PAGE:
1. created pkglist.txt (surprisingly small list at 309 lines)
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You are not in a mess. It is easily fixable and there are several threads on the forum on how to fix it. Snapshots on BTRFS may have made it easier depending on how you set up the snapshots. Long answer maybe short answer nope.

Thank you Piero for your help and scripts. They will be useful later when I have reinstalled and have btrfs set up :+1:

P.S.: running # timeshift --restore from a live usb terminal after arch-chrooting has perfectly fixed all my ext4 installations.

Guess/wish it can do as well on btrfs machines, good luck folks.

depend what is broke also -timeshift orwhatever you used works. but it brings whole system back in time :slight_smile: if you know what it is you do fix it on that thats different to keepmore up.

things are broken if it became unfixable… :slight_smile:
one update does not mean system breaks, it mayby unworkable but keeping an iso is a luxury just if you know mounting and chrooting , it can become faster then place backup back :slight_smile:

I’m getting ready to install.

Launched Gparted and this is what I have set up - seeking advice from more experienced folks before I carry on :+1:

Previously disk space was nearly 50/50 Pop OS and EndeavourOS. But this time around I want to give it the full amount, minus swap and boot partition.

UPDATE: installation went fine, am booted up perfectly and copying over the configs for bspwm, sxhkd, and polybar.

But first. am reading up on the links provided by /u/storm up above.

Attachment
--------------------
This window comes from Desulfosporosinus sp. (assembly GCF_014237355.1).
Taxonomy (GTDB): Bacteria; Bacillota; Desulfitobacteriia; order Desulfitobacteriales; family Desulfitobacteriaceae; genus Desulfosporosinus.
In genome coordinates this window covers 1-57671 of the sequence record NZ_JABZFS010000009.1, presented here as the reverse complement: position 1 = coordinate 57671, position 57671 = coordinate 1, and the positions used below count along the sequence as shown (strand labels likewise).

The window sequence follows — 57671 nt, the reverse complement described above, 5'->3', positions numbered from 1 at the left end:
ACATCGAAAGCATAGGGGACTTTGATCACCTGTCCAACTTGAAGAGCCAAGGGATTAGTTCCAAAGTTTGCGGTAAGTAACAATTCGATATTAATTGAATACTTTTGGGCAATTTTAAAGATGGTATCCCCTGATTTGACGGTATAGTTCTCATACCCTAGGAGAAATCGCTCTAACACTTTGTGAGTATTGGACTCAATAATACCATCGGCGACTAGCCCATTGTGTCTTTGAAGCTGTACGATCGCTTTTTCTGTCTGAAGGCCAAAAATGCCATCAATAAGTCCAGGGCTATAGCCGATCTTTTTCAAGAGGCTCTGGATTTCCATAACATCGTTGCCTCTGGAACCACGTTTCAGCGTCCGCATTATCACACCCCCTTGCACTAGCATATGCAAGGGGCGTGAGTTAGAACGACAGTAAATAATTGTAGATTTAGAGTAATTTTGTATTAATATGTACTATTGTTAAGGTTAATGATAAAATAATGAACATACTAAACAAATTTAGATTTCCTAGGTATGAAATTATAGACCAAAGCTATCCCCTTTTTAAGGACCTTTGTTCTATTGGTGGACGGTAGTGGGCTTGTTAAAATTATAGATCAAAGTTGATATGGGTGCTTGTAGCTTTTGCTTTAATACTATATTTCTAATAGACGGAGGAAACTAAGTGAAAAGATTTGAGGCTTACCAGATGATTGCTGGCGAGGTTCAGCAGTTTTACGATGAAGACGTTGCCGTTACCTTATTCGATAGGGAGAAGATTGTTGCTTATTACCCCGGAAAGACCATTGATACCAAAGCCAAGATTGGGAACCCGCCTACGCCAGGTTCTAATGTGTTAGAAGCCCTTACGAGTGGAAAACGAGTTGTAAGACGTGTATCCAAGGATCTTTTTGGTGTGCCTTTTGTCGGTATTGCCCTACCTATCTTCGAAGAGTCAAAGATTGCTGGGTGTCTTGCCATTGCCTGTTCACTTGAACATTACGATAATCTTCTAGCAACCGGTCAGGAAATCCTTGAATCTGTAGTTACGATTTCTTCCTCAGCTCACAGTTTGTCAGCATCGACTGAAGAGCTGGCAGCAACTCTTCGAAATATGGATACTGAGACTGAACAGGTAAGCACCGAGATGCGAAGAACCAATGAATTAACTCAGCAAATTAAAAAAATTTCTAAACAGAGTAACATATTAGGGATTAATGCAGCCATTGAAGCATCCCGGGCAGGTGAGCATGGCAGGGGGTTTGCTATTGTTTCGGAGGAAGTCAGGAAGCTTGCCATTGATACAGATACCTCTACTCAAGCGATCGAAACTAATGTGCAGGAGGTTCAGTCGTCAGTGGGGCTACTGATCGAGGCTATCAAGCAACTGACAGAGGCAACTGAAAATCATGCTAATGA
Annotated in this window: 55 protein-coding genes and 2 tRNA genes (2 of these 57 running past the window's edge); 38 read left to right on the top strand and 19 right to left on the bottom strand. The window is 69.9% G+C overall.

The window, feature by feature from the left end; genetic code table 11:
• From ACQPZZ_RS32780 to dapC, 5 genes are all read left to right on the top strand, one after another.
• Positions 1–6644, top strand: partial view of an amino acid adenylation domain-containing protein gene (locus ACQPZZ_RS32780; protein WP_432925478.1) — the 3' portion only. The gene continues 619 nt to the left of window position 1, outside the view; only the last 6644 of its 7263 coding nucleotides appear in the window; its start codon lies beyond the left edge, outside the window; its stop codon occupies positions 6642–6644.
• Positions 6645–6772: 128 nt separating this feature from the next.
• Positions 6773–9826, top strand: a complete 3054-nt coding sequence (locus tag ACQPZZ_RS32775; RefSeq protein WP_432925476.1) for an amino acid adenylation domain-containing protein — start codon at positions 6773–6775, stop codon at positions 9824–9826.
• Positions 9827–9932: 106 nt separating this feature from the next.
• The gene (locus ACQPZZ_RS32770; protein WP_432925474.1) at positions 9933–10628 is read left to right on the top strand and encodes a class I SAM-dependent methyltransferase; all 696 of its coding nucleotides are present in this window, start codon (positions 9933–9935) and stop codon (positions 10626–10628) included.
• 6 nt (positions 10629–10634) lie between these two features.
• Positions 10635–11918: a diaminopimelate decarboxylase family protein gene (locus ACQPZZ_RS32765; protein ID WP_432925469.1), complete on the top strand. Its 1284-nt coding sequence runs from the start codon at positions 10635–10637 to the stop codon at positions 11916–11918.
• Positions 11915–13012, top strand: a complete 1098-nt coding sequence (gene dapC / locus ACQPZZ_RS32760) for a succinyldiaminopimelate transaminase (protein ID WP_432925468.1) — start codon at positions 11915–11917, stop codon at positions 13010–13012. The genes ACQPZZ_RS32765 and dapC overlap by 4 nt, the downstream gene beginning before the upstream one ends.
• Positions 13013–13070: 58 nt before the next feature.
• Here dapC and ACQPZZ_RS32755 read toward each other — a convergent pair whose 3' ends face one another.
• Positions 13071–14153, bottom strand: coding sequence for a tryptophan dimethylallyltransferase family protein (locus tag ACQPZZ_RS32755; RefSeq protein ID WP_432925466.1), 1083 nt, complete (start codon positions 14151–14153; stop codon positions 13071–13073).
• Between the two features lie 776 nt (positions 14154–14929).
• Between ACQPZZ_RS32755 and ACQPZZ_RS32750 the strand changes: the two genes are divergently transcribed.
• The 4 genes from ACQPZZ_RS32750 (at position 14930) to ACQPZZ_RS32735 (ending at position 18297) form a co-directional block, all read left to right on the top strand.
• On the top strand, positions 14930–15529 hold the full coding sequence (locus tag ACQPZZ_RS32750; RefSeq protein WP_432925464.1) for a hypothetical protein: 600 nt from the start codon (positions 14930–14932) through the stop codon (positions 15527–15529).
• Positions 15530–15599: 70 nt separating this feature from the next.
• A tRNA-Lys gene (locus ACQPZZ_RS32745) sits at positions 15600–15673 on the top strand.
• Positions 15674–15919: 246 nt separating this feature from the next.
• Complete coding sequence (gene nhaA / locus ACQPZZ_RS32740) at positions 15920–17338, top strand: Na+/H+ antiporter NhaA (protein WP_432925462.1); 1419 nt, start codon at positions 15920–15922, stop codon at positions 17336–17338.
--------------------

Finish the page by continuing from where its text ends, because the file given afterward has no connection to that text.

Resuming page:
Thanks again all for the assistance during this difficult time.

Now I’m off to learn about brtfs and timeshift before I install anything :wink:

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hhmm, I know I selected btrfs while setting up the installer, but it didn’t work!

Should I go through the installer again?

I don’t see a reason why something like your operating system not booting would be enough to cause a panic attack.

If you think about it, you’ll realise that it is really not a big problem, it’s just the operating system. In the worst case scenario, you can reinstall it and have it back up and running in 20 minutes or less. But this is almost never the case – usually there is a post with the solution available before you even notice such a problem.

So, my advice is: don’t worry about a broken OS. You don’t really need snapshots, timeshift, and whatnot: it’s just an OS, there is nothing irreplaceable about it, certainly not to warrant any major effort towards preserving it.

I’m not saying that system snapshots are useless (though, it’s my personal opinion that they somewhat are) – I accept that it may be a great convenience to some people to be able to restore a snapshot within minutes. My point is that they are not necessary, because typically there is nothing irreplaceable about what they contain.

What you probably should worry about is the following:

  1. Have multiple external backups of all important files. This includes your documents, pictures, projects you’re working on, any data that is irreplaceable and valuable to you. It does not include the operating system and software that is in the repos. All hardware breaks, especially computers. Hard drives and SSDs fail all the time. Software has bugs that cause data loss. The only effective way to prevent losing important files is to have them backed up. The keywords here are multiple and external. Storage is fairly cheap.

  2. Include a list of installed packages with your backup, as well as important config files. This ensures that in the worst case scenario (e.g. having a boating accident involving your laptop falling in the lake), you can recreate something approximating your system on different hardware in a very short time. Of course, if it is the same hardware, you can just copy the files over, but if it is not, you will have to take into account any hardware differences (some config files might not work on new hardware, some different packages might be needed, etc…), but you can usually work this out manually, instead of just blindly copying over everything.